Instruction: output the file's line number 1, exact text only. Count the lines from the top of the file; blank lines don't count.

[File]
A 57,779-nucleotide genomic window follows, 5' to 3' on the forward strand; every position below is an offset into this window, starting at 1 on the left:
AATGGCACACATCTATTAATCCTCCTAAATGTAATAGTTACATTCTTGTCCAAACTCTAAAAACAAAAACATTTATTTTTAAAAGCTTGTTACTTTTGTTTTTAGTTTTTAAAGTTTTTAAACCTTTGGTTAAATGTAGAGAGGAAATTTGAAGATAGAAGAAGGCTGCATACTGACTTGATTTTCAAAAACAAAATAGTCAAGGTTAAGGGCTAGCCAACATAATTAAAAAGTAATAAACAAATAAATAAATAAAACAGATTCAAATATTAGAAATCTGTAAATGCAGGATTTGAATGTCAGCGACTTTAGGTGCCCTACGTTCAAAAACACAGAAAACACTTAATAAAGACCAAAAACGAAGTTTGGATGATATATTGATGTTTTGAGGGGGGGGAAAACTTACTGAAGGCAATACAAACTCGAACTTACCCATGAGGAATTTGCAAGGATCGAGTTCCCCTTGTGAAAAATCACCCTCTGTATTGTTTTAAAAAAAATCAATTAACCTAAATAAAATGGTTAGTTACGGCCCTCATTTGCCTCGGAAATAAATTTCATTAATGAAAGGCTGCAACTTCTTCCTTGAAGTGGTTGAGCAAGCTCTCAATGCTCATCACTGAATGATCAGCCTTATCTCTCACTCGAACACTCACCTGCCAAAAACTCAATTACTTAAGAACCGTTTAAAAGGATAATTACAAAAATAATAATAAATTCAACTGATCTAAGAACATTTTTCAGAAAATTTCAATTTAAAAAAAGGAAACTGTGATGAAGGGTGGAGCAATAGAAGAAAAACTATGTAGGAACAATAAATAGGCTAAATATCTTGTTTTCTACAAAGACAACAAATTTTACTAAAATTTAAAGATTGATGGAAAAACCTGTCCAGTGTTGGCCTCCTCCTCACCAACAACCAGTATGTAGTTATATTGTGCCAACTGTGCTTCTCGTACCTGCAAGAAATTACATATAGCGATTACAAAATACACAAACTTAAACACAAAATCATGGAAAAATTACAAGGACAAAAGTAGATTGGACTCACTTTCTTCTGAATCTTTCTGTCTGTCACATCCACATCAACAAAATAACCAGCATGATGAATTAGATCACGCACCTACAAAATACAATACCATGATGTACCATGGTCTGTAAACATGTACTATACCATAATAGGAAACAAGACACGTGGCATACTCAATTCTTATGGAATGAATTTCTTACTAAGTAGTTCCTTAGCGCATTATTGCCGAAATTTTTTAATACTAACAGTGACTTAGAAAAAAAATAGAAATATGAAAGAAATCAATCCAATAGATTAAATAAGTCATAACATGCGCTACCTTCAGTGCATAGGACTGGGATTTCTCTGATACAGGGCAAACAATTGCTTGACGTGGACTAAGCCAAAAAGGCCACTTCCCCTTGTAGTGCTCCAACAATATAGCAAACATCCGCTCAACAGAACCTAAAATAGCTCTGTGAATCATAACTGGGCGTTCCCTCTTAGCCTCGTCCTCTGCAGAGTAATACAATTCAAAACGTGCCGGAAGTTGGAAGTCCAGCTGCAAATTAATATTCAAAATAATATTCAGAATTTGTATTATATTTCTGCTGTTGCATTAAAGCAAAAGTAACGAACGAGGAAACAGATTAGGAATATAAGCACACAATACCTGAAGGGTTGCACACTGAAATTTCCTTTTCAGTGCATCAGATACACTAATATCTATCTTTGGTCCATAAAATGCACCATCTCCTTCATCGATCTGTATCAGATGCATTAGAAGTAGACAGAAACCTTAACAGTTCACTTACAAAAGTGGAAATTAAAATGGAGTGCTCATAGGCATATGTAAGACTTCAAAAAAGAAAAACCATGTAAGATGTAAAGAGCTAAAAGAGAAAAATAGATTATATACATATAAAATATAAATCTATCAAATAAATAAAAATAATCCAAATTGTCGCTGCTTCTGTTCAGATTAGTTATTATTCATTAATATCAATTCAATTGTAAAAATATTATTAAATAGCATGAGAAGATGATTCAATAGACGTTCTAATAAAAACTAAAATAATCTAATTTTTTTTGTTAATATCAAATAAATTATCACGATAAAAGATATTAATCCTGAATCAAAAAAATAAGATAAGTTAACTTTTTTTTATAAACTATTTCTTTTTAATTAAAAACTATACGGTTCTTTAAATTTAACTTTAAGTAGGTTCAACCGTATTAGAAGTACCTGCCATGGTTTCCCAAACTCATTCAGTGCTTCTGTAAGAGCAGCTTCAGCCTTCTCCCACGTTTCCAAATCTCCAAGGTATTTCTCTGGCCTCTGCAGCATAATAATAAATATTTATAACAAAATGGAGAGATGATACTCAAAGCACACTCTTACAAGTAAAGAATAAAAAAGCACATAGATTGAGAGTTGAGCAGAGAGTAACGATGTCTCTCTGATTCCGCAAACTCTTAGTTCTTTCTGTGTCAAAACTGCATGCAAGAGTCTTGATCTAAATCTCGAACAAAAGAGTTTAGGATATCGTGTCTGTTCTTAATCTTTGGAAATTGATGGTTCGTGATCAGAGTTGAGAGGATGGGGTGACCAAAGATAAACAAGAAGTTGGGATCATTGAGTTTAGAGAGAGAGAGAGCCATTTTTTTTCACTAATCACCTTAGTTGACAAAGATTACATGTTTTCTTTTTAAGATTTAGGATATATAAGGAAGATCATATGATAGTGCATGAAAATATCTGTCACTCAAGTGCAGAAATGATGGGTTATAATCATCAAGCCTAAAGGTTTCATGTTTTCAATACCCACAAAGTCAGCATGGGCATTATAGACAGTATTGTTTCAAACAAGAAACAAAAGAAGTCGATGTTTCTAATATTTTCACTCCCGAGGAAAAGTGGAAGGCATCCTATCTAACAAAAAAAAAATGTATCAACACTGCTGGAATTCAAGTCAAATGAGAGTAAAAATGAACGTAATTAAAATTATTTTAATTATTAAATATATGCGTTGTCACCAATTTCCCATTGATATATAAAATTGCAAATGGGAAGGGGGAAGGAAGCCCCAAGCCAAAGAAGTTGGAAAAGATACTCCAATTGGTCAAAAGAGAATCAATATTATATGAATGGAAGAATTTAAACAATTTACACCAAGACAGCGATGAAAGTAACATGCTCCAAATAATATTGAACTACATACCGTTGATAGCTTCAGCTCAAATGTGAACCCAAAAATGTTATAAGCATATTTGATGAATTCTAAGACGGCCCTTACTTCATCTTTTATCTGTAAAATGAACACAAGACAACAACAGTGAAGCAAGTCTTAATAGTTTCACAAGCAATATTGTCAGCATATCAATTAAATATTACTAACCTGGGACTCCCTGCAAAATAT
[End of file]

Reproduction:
A 57,779-nucleotide genomic window follows, 5' to 3' on the forward strand; every position below is an offset into this window, starting at 1 on the left: